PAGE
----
This is the most common cause of official name changes, and  therefore it is the most often cited case in the dictionary. Even at the border changes of the 19th century, names before they were even official appear with dates in the dictionary. It was necessary to illustrate every significant territorial change in the region since 1763; this is how the dates appearing in the dictionary could be figured out precisely (cf. appendix I and attached maps). These maps often depict a conquest which lasted for less than a year. In relation to the dates there were, of course, many difficulties. For example, the Balkan states won their independence step by step, as a result of a lengthy process. Difficulties were caused by the question of that one should pay attention to the years of the occupations or to the years of annexations. Some states already occupied by foreign armies annexed their neighbours' land. After the end of WWI, until the peace treaties were signed, there was a period of great uncertainty lasting for some years. Lastly, in the non-Russian republics of the Soviet Union, the local name was theoretically the official one, although the whole world used the Russian names. In some areas the name changes were small in number, mostly in areas of ethnic homogeneity, which were farther from the areas where the great powers were active (for example, Western Galicia, the Alföld, Wallachia, Central Serbia and Bosnia).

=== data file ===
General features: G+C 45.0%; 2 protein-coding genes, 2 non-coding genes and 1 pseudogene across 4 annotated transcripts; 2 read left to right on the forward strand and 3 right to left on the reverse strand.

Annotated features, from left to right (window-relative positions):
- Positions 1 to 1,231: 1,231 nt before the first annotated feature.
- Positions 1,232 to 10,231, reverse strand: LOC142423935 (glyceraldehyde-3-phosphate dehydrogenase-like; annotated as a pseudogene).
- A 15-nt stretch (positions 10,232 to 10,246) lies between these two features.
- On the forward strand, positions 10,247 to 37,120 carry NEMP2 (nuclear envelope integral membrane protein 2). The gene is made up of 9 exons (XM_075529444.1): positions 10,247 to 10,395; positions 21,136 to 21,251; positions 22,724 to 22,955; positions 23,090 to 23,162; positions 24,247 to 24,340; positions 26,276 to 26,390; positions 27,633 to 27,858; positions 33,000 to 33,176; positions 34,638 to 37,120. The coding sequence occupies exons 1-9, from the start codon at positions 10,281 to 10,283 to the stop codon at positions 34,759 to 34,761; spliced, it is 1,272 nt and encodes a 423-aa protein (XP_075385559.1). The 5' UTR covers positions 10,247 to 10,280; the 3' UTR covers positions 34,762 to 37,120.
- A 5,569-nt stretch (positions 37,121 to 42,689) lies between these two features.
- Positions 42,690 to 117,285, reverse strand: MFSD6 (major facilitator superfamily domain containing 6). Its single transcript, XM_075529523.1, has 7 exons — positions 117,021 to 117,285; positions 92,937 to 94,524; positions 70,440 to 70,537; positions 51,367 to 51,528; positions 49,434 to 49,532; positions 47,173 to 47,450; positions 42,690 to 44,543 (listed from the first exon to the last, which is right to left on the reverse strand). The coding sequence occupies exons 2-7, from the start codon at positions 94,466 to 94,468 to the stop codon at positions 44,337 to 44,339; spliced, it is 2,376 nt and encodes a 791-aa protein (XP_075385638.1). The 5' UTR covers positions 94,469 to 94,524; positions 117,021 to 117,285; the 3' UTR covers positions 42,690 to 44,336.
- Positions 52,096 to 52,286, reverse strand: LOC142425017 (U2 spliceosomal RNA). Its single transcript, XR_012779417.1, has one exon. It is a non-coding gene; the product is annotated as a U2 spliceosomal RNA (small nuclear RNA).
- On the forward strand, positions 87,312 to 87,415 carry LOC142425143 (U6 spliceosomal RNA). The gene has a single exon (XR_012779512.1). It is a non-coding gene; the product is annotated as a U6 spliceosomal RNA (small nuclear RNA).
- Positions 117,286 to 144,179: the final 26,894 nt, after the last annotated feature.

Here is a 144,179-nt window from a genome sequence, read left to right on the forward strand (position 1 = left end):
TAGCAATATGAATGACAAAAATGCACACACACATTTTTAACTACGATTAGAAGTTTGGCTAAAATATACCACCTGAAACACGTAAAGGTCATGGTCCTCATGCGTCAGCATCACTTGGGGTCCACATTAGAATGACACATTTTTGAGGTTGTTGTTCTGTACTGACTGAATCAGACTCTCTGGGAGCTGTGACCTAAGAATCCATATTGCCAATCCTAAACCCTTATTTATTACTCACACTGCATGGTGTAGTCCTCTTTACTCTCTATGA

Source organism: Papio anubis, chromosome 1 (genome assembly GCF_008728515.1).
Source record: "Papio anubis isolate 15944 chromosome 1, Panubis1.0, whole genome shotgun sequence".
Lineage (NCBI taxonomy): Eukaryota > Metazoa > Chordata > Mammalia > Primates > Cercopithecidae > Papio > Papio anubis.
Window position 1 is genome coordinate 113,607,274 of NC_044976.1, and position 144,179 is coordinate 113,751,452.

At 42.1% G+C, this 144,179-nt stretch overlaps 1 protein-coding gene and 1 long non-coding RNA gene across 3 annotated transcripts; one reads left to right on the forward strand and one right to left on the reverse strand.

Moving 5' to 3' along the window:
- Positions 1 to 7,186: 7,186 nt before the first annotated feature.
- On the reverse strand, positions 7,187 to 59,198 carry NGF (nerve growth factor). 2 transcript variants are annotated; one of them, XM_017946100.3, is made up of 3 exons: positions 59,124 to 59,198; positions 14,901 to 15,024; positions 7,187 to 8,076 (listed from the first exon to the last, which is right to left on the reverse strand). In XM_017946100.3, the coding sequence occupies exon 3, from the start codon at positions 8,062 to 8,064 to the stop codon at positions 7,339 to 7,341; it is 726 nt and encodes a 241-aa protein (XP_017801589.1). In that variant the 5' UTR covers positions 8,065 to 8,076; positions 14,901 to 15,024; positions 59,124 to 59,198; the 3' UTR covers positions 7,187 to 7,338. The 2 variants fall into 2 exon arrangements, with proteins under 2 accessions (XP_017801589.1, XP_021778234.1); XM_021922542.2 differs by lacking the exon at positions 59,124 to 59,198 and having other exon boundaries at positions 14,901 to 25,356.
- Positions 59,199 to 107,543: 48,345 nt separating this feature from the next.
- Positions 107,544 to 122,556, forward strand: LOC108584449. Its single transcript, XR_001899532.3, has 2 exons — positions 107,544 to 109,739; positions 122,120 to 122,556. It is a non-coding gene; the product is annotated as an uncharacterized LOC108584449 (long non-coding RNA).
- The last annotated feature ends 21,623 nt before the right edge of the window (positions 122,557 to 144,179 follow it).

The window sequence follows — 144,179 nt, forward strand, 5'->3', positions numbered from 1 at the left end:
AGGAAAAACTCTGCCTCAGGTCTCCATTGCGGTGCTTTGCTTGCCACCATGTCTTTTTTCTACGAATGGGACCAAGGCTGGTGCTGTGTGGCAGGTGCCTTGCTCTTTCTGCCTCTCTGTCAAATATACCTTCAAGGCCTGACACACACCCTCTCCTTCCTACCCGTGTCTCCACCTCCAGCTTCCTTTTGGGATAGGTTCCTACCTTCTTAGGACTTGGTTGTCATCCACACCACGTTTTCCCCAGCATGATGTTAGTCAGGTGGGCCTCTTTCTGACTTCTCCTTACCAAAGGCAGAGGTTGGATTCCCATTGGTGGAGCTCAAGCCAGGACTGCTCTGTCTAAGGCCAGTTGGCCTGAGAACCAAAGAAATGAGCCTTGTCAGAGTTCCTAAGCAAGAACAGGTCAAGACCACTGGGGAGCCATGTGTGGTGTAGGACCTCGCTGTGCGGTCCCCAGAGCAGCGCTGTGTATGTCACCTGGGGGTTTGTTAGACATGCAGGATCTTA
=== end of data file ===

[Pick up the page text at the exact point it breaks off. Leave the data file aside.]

A special type of these territorial changes is the division of cities between two countries. These cases were caused mostly for strategic rather than ethnic reasons, e.g. for creating borderlines along rivers or railways. The dictionary contains 14 divisions of this kind, of which one was temporary. Most cities were cut into two in 191920, but also many in 1945 (especially at the Oder-Neisse boundary of Poland).

Politically motivated name changes

The ideological and political value of the place-names increased very much after the official naming of localities. Nations generally thought that if they controlled the name of a place, they also had the right to control the place itself. In many cases they worked out meanings in their own languages to those place-names which were alien to their ears; either by translation, or by distorting (etymologising) the foreign form of the name. This is more apparent in those areas where this method was used without having any ethnic justification for doing so. In such cases, the transmogrification of names was a simple attempt to shelter a conquest (Russia in the Königsberg region, Greece in Macedonia, etc.). But after a lengthy historical and/or ethnic presence in such an area, significant traces of foreign-sounding names can often be found there which were almost, without exception, renamed in the 20th century (e.g. in the ethnic regions of historical Hungary, in the German areas of Silesia and Eastern Prussia, in Transylvania under the Romanian rule, in the “returned regions” of Poland after 1945, and instead of the long-forgotten original Bulgarian names, the “cyrillicised” Turkish names were replaced by newly created Bulgarian names, etc.). In the USSR it was not only names which were created but also whole peoples in order to alienate residents of the conquered regions from their motherlands. These artificial peoples (the Karelians and Moldavians) of course also received their own new and official place-names.